Over 4350 human Ig-secreting hybrids have been generated through the fusion of human lymphocytes with NS-1 (mouse), LICR-2, SKO-007, GM4672, or UC729-6 (human) myeloma and lymphoblastoid cell lines. NS-1 proved to be the most satisfactory fusion partner, and 83% of the stable Ig-secreting clones were derived from NS-1 fusions. Three hundred five hybrids produced human monoclonal antibodies (hmAb) reactive with cell surface or intracellular antigens expressed by cultured human tumor cell lines, and 111 of these have undergone detailed serological specificity anaylsis. Several general points have emerged from our study of hmAb: (i) A significant proportion of the human B-cell clones produce antibody reactive with cellular antigens. (ii) The majority of these antigens have an intracellular location and are broadly distributed. (iii) Intracellular and cell surface differentiation antigens and other antigens with restricted distribution have been defined by hmAb, including two cell surface antigens not detected on normal cells. (iv) The relationship of these findings to cancer is unclear, as hmAb reactive with antigens showing distinctive distribution have been generated from the lymphocytes of normal individuals as well as tumor-bearing patients.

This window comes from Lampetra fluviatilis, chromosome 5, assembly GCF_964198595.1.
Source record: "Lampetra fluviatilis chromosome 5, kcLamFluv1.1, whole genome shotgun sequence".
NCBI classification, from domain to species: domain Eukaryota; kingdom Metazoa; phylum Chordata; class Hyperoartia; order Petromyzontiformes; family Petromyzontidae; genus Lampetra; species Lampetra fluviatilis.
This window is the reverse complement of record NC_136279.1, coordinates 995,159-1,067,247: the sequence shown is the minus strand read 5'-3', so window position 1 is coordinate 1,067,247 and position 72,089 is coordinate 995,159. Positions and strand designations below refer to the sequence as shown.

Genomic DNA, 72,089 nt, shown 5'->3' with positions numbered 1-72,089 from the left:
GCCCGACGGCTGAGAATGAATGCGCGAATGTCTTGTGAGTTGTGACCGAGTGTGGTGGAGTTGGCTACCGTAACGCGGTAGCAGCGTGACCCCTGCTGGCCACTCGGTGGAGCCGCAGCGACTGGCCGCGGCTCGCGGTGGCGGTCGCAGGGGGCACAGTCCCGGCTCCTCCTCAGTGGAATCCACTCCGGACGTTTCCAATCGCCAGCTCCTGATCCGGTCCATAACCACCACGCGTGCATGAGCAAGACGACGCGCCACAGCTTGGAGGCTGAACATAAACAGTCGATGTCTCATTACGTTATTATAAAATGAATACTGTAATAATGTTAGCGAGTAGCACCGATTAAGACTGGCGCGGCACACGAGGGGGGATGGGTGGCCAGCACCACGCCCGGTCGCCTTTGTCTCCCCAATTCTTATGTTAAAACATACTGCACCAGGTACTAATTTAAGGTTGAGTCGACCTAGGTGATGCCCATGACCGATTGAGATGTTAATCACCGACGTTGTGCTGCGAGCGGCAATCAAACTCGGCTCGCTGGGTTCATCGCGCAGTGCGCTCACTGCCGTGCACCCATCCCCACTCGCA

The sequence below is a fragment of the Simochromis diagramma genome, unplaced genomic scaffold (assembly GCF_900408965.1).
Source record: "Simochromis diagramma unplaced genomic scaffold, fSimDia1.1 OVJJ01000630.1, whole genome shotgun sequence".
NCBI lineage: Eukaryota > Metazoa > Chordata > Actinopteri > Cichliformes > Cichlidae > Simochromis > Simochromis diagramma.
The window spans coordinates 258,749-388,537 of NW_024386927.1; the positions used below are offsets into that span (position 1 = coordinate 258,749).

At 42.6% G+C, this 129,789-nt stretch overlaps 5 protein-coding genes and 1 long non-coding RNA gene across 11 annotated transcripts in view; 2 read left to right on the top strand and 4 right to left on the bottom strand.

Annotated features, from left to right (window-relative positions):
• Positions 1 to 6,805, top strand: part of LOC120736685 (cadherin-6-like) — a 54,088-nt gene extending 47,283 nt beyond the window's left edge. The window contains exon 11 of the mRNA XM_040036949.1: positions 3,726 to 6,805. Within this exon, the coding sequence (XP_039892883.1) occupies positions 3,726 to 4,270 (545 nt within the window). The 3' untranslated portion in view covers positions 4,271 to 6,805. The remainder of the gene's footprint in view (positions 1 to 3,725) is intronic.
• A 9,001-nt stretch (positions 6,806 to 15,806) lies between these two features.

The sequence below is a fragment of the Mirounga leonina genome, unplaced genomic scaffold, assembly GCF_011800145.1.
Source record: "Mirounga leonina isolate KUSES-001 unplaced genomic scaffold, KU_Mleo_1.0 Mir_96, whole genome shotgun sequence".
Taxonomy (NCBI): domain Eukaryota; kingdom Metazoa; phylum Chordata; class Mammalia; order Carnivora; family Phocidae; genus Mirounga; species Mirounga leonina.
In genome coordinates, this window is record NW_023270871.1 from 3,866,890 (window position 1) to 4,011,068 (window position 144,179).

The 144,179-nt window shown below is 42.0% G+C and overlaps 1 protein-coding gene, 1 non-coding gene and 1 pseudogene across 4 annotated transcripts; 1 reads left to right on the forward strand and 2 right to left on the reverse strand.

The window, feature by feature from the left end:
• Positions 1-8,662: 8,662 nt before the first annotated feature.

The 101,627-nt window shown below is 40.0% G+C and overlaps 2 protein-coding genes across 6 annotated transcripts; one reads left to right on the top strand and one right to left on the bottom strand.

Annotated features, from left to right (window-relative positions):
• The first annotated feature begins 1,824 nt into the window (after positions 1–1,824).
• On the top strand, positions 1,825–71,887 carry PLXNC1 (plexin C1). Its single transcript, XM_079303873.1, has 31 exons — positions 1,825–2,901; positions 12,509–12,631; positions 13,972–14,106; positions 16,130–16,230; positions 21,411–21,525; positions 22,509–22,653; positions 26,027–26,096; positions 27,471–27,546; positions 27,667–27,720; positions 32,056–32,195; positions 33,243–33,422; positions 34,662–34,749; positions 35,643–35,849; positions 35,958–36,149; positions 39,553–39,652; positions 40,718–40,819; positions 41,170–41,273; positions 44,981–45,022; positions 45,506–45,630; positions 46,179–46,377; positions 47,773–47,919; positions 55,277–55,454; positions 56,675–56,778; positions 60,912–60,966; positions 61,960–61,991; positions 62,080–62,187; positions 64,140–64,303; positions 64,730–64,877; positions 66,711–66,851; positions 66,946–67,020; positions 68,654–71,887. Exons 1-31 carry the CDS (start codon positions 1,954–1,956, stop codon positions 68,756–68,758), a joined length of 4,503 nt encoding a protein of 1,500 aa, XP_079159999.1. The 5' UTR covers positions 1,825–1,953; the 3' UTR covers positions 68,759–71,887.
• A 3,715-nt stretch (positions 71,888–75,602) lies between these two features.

|Original language||English (US)|
|Number of pages||5|
|Journal||Proceedings of the National Academy of Sciences of the United States of America|
|State||Published - Jan 1 1986|
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